Comparative Pathology Laboratory
The Comparative Pathology Laboratory at the University of Georgia is a full-service laboratory providing services in the area of laboratory animal pathology and research pathology. These services are available to researchers regardless of affiliation (academic, governmental, or commercial). Interested individuals are encouraged to contact us to discuss their research needs
The Comparative Pathology Laboratory is seeking collaborators engaged in new areas of research using various laboratory animal species. These new areas include—but are not limited to—drug development, novel drug delivery technologies, and translational research. Please contact us to explore possible areas of collaboration.
- Cell Constructs, Inc. (CCI) - Novel drug delivery systems using microspheres
- List of services [pdf]
- Immunohistochemical stains for infectious agents [pdf]
- Immunohistochemical stains for tumor markers [pdf]
- Histochemical special stains [pdf]
- Clinical pathology tests [pdf]
- Normal rat, mouse, and dog tissues available [pdf]
The Comparative Pathology Laboratory recently formed a working collaboration with the Transgenic Mouse & Gene Targeting Core at Emory University. Within this reciprocal partnership, the Transgenic Mouse & Gene Targeting Core at Emory will recommend the Comparative Pathology Laboratory at UGA for phenotyping services. This recommendation is not binding; however, investigators are free to use either laboratory independently.
Laboratory Animal Pathology Services
- Autopsy (Necropsy) of Research Animals
- Standard Phenotyping of Genetically Engineered Mice
- Clinical Pathology (Hematology, Cytology, Bone Marrow Evaluation, Urinalysis, etc.)
- Imaging (Radiography, Ultrasound, MRI)
- Research Collaboration and Consultation
- Preparation of Letter of Collaboration and Budget for Laboratory Animal Pathology Portion of Grant Proposals
- Expertise in Various Other Disciplines (Endocrinology, Neurology, Ophthalmology, Radiology, etc.) are also available through the College of Veterinary Medicine
Our Commitment to You
- Timeline: 7-21 business days for routine submissions
- Electronic reporting of findings, evaluation, and interpretation
- Publication quality digital images with caption and legend
Why You Need Veterinary Pathology Services
Proper interpretation of morphological changes
- Specialized training is required to recognize disease-associated abnormalities (lesions) in organs and tissues
- Assessment, description, and interpretation of specimens (lesions) should be performed by a pathologist
- Due to species differences, human vs. laboratory animal, tissues from research animals should be evaluated by a veterinary pathologist experienced in laboratory animal pathology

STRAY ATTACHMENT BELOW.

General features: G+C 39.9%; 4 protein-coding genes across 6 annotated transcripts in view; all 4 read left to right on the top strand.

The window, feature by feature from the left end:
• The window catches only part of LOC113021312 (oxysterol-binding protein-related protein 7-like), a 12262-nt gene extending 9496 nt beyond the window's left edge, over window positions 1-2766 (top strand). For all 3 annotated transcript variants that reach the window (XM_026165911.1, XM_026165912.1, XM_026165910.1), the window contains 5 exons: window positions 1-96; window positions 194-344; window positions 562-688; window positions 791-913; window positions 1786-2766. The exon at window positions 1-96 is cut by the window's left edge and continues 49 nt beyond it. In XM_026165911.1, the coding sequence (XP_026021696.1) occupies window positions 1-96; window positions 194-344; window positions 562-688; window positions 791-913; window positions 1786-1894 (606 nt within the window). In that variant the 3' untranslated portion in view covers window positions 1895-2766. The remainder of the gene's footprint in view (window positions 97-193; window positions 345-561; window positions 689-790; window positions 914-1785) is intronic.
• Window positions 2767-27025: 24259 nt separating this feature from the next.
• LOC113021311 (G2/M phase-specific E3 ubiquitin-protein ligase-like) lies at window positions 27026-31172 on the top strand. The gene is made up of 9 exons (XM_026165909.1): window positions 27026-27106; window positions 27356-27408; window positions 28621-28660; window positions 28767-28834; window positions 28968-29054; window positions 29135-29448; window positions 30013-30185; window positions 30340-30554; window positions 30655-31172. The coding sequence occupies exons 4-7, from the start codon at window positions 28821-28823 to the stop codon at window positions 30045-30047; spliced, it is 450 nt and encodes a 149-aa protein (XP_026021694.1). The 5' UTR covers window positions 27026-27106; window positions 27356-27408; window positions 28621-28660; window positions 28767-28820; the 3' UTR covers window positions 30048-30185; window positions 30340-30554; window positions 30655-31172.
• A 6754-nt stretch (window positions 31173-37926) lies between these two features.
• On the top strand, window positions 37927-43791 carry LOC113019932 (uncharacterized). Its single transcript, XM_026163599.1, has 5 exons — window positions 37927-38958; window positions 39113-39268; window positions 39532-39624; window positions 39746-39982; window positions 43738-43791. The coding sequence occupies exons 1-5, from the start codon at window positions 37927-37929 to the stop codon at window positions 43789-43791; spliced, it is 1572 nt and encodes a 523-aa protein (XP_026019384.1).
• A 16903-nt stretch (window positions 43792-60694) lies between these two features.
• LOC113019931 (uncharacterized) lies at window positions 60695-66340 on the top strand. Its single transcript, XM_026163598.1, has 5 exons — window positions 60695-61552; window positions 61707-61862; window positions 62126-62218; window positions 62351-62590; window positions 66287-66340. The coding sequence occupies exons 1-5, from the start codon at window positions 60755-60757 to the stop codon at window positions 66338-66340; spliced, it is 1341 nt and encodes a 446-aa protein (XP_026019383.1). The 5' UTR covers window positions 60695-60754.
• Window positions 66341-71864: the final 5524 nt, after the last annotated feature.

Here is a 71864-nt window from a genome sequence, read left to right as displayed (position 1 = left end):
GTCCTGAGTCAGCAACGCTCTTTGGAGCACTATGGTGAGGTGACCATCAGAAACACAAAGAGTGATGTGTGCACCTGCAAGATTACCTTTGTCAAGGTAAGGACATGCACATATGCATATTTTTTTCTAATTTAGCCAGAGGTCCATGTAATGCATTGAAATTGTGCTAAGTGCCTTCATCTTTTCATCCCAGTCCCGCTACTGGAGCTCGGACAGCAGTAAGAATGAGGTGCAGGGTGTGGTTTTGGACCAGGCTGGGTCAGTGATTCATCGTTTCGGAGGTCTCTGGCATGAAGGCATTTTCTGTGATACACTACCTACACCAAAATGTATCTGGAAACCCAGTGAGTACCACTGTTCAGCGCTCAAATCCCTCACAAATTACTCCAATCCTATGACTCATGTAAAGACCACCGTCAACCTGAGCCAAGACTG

Expertise in animal models for specific disease
- Choosing an appropriate animal model system
- Knowing the drawbacks/limitations of the chosen animal model system (especially strain-specific pathology that can interfere with morphologic evaluation)
- Assistance in developing and validating new (especially genetically modified) models
Expertise in genetically engineered mice
- Various mouse strain(s) used to generate mutant mice usually have a unique set of background lesions
- Type of modification: transgenic, knock-out, knock-in, etc.
- Construct used can present its own set of problems: tissue-specificity of a given promoter, integration into the genome, copy number, etc.
More competitive grant applications
- Assistance with appropriate sections of grant proposals
Comparative Pathology Laboratory
Department of Pathology
501 DW Brooks Drive
Athens, GA 30602-7388
General shipping guidelines
Live research animals
Please contact us to arrange shipment of live animals.
Each fresh tissue should be placed in a leak-proof plastic container (preferably a screw-top container) and maintained at refrigerator temperatures from collection to receipt at the laboratory.
Tissues for histopathological examination
Samples should be fixed in adequate amount (i.e. 10-20 times volume of fixative to volume of tissues) of 10% neutral buffered formalin prior to shipment and should be submitted in a wide-mouth, leak-proof container. Samples need not to be refrigerated.
Packaging and labeling of diagnostic specimens are governed by applicable federal regulations. Packaging should be adequate as to prevent leakage or breakage as shippers may face prosecution if spillage and damage to mail, equipment, or personnel occurs during shipment (even if the material involved is not infectious or hazardous). The shipping container should be appropriately labeled (i.e., “Perishable, Biologic Specimen”, etc.) on the outside.